NEW YORK | By Ana Fuentes | The U.S. Federal Reserve has been the talk of the town for weeks because of the tapering soap opera. But how much do we really know about the central bank on its centennial anniversary? An exhibit called “The Fed at 100” opened this Wednesday in New York, aiming to explore the Fed’s pivotal role throughout the history of American finance. And -that’s what we preferred- its response to economic crises.
MADRID | By J.P. Marín Arrese | Christine Lagarde’s stern warning on potential problems ahead for emerging countries has been delivered in rather a blunt way: “even with the best of efforts the dam might leak”. At the annual Fed gathering in Wyoming she claimed “further lines of defence” were needed to address a financial crisis. The hike in interest rates following the prospect of a progressive tapering in asset purchases by the US, has induced a sharp reversal in fund flows between developed and emerging markets.
MADRID | All the “Great Depression” stories show how both the governments’ blindness and central banks made the crisis last longer. So it does makes sense that in the current crisis both governments and central banks have been active to take measures, although not necessarily successful and effective. However, the ECB has been less belligerent than other bankers and its members don’t hold homogeneous positions.
WASHINGTON | By Pablo Pardo | Maybe this time Bernanke is just trying to provoke a mini-crash to lay the foundations for a progressive withdrawal of the monetary stimulus in 2014 or, maybe, 2015.
WASHINGTON | By Pablo Pardo | Let’s not forget, it was the Federal Reserve, through its massive liquidity injections, that saved the German banks in 2008 and again in 2010 and 2011.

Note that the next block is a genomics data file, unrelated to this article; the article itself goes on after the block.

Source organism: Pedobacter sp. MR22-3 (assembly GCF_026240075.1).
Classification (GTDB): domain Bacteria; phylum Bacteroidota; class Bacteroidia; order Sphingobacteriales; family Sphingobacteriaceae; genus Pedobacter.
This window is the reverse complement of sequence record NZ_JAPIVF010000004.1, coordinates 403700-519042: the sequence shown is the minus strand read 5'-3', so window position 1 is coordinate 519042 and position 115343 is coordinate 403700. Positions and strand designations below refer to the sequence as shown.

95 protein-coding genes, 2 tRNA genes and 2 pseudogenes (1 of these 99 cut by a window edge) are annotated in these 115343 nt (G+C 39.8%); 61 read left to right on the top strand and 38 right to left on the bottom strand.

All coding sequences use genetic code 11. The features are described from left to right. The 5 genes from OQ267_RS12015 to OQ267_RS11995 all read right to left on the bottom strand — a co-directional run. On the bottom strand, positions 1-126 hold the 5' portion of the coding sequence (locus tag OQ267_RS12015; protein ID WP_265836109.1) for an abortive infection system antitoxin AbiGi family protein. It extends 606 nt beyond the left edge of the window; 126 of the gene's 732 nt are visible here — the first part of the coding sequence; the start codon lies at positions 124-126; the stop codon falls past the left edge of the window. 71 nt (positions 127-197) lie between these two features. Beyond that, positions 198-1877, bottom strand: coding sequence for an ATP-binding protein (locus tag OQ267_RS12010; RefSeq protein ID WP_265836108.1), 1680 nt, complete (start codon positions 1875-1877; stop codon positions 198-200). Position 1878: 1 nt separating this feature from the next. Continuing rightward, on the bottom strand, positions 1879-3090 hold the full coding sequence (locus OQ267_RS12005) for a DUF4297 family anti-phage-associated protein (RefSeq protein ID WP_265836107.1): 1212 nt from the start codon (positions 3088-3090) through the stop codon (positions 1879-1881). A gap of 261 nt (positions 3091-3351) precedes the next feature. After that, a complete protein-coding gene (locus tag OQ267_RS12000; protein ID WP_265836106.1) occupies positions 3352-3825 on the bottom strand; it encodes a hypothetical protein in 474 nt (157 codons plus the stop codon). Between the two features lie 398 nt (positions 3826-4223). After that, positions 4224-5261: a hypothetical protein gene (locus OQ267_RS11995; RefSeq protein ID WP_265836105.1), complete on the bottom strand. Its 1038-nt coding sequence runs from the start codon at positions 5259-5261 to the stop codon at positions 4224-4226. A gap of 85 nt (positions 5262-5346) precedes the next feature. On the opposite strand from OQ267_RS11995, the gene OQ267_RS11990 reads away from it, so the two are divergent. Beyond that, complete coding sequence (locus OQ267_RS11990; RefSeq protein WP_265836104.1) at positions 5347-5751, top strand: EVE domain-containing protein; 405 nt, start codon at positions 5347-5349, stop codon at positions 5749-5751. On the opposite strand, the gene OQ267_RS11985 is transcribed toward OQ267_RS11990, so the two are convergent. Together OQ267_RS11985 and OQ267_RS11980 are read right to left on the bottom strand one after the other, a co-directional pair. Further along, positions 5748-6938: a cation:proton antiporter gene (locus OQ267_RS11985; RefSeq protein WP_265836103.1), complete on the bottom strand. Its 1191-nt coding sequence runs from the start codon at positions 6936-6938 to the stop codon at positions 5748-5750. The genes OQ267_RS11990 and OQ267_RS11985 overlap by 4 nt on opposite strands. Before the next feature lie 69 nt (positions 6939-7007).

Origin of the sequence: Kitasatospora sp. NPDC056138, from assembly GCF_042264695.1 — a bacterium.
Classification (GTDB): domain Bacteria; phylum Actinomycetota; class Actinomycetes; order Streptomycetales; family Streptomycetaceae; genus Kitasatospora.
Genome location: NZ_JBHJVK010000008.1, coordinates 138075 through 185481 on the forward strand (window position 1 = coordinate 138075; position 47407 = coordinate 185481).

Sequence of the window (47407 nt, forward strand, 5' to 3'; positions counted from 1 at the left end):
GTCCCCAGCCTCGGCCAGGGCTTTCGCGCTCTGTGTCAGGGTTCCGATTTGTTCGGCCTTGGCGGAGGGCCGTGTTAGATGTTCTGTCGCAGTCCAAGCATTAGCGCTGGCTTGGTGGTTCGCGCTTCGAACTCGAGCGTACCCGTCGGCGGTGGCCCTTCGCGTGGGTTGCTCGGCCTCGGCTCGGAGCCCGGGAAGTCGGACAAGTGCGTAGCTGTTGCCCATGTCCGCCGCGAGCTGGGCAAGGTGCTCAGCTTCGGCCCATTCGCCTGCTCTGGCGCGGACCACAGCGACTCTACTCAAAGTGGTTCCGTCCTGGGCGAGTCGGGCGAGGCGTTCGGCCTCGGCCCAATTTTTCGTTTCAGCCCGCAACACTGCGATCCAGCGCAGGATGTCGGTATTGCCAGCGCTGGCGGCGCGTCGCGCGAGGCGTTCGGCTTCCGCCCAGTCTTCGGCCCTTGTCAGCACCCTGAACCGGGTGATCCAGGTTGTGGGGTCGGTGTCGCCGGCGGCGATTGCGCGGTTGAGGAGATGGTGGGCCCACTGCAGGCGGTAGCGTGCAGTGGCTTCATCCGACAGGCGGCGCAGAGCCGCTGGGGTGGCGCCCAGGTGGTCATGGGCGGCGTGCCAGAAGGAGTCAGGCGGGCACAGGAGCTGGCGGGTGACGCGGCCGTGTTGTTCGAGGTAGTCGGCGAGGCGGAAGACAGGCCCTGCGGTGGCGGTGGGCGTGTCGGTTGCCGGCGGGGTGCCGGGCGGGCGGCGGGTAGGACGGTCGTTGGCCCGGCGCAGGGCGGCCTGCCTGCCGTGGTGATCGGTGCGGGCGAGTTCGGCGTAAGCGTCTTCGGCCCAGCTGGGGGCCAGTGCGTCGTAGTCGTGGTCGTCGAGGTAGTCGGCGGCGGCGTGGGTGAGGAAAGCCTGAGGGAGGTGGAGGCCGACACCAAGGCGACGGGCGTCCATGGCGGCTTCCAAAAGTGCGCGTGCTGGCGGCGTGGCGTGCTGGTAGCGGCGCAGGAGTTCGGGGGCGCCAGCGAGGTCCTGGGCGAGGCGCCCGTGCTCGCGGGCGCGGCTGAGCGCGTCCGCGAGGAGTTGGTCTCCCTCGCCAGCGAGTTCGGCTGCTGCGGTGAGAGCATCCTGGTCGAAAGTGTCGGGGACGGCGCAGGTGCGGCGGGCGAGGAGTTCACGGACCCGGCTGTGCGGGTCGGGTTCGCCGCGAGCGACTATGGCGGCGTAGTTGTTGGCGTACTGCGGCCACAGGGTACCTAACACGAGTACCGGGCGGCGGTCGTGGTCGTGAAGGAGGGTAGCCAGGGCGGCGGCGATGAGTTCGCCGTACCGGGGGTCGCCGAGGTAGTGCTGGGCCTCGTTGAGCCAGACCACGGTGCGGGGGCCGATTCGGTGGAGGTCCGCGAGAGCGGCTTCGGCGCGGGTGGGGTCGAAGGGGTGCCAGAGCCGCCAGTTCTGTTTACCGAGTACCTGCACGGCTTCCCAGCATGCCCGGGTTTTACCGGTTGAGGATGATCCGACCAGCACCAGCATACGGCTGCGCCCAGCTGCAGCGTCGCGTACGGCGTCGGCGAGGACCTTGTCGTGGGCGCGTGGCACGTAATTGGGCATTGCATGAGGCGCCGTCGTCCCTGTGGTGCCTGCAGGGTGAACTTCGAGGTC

WASHINGTON | Two online games posted in two regional Federal Reserve’s banks (San Francisco and Atlanta) enable us to forecast that the extremely accommodative US monetary policy will continue for a long period of time.
The ability of central banks to raise investors’ confidence is wearing off. More so when the European Central Bank has become a liability for the US Federal Reserve.
Mr Draghi, governor at the European Central Bank, should listen to his American colleague at the Federal Reserve. And follow suit by means of expnasionary monetary policies even if inflation reaches 4 percent.
Will inflation rise in the US? That is the expectation of investors. Is it due to the Federal Reserve’s monetary policy? You bet. But, economist Luis Arroyo concludes, eggs end up broken when making an omelette. Or when a central bank stimulates employment.
Economist Luis Arroyo tells his colleagues not to feel outraged because the Federal Reserve’s latest monetary policies make an expansionary impact on European markets, too. It is unavoidable.